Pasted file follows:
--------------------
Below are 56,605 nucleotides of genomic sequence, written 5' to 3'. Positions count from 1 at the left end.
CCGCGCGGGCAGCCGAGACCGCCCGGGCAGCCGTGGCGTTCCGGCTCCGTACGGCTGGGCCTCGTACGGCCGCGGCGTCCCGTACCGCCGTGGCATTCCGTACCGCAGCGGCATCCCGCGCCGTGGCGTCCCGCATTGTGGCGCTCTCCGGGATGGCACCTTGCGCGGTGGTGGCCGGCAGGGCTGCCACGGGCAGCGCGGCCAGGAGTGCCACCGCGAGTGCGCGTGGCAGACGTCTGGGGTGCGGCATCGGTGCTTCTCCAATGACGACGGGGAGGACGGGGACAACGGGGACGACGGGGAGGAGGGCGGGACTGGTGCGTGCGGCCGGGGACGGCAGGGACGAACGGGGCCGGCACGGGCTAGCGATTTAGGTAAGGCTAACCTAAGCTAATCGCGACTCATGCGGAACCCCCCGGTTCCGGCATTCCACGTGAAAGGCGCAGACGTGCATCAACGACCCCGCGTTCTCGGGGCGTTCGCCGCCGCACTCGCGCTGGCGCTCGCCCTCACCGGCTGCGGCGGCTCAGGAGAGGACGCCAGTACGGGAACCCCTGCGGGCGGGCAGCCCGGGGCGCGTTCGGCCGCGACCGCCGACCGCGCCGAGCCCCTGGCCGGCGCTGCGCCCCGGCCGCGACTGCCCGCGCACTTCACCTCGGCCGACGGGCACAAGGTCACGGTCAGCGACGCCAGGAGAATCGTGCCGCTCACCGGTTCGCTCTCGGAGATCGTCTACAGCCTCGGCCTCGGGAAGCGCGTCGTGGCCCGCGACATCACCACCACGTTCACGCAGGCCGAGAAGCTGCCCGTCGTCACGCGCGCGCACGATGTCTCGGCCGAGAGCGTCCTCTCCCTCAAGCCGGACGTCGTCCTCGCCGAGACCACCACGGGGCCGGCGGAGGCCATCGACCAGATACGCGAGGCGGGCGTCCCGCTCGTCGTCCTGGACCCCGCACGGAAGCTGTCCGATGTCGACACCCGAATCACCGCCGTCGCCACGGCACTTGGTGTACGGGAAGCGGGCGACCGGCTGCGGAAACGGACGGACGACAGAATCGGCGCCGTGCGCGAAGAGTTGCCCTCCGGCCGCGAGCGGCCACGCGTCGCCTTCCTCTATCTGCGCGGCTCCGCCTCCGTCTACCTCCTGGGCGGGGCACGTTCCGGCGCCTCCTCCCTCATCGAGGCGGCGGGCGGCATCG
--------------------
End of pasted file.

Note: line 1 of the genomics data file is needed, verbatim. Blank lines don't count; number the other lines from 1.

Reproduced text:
Below are 56,605 nucleotides of genomic sequence, written 5' to 3'. Positions count from 1 at the left end.